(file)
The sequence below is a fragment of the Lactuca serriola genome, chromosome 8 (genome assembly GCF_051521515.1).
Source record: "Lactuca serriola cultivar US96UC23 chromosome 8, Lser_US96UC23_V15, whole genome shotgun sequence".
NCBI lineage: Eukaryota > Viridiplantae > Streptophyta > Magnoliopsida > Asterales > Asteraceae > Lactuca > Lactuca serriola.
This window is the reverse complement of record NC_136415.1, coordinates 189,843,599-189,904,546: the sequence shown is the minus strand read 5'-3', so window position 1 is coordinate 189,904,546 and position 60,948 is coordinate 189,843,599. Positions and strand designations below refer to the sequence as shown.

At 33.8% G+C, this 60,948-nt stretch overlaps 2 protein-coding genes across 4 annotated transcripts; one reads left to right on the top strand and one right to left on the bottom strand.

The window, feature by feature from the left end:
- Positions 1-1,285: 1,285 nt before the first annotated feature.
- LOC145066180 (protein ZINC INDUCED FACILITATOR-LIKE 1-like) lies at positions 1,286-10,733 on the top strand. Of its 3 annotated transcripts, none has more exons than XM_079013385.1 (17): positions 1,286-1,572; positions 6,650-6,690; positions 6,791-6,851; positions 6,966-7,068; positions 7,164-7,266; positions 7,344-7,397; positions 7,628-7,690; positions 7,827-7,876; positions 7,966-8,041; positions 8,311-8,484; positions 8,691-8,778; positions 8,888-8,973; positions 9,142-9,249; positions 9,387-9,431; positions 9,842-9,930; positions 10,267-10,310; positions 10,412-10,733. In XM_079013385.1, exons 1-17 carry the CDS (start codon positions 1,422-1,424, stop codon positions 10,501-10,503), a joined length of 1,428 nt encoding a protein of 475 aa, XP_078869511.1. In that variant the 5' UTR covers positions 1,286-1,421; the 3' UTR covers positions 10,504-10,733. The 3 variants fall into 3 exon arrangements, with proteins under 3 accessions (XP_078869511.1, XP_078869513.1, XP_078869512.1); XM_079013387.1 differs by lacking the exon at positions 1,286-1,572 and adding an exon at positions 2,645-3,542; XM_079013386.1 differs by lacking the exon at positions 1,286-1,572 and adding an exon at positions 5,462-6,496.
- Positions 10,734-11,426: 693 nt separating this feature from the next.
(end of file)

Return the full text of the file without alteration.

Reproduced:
The sequence below is a fragment of the Lactuca serriola genome, chromosome 8 (genome assembly GCF_051521515.1).
Source record: "Lactuca serriola cultivar US96UC23 chromosome 8, Lser_US96UC23_V15, whole genome shotgun sequence".
NCBI lineage: Eukaryota > Viridiplantae > Streptophyta > Magnoliopsida > Asterales > Asteraceae > Lactuca > Lactuca serriola.
This window is the reverse complement of record NC_136415.1, coordinates 189,843,599-189,904,546: the sequence shown is the minus strand read 5'-3', so window position 1 is coordinate 189,904,546 and position 60,948 is coordinate 189,843,599. Positions and strand designations below refer to the sequence as shown.

At 33.8% G+C, this 60,948-nt stretch overlaps 2 protein-coding genes across 4 annotated transcripts; one reads left to right on the top strand and one right to left on the bottom strand.

The window, feature by feature from the left end:
- Positions 1-1,285: 1,285 nt before the first annotated feature.
- LOC145066180 (protein ZINC INDUCED FACILITATOR-LIKE 1-like) lies at positions 1,286-10,733 on the top strand. Of its 3 annotated transcripts, none has more exons than XM_079013385.1 (17): positions 1,286-1,572; positions 6,650-6,690; positions 6,791-6,851; positions 6,966-7,068; positions 7,164-7,266; positions 7,344-7,397; positions 7,628-7,690; positions 7,827-7,876; positions 7,966-8,041; positions 8,311-8,484; positions 8,691-8,778; positions 8,888-8,973; positions 9,142-9,249; positions 9,387-9,431; positions 9,842-9,930; positions 10,267-10,310; positions 10,412-10,733. In XM_079013385.1, exons 1-17 carry the CDS (start codon positions 1,422-1,424, stop codon positions 10,501-10,503), a joined length of 1,428 nt encoding a protein of 475 aa, XP_078869511.1. In that variant the 5' UTR covers positions 1,286-1,421; the 3' UTR covers positions 10,504-10,733. The 3 variants fall into 3 exon arrangements, with proteins under 3 accessions (XP_078869511.1, XP_078869513.1, XP_078869512.1); XM_079013387.1 differs by lacking the exon at positions 1,286-1,572 and adding an exon at positions 2,645-3,542; XM_079013386.1 differs by lacking the exon at positions 1,286-1,572 and adding an exon at positions 5,462-6,496.
- Positions 10,734-11,426: 693 nt separating this feature from the next.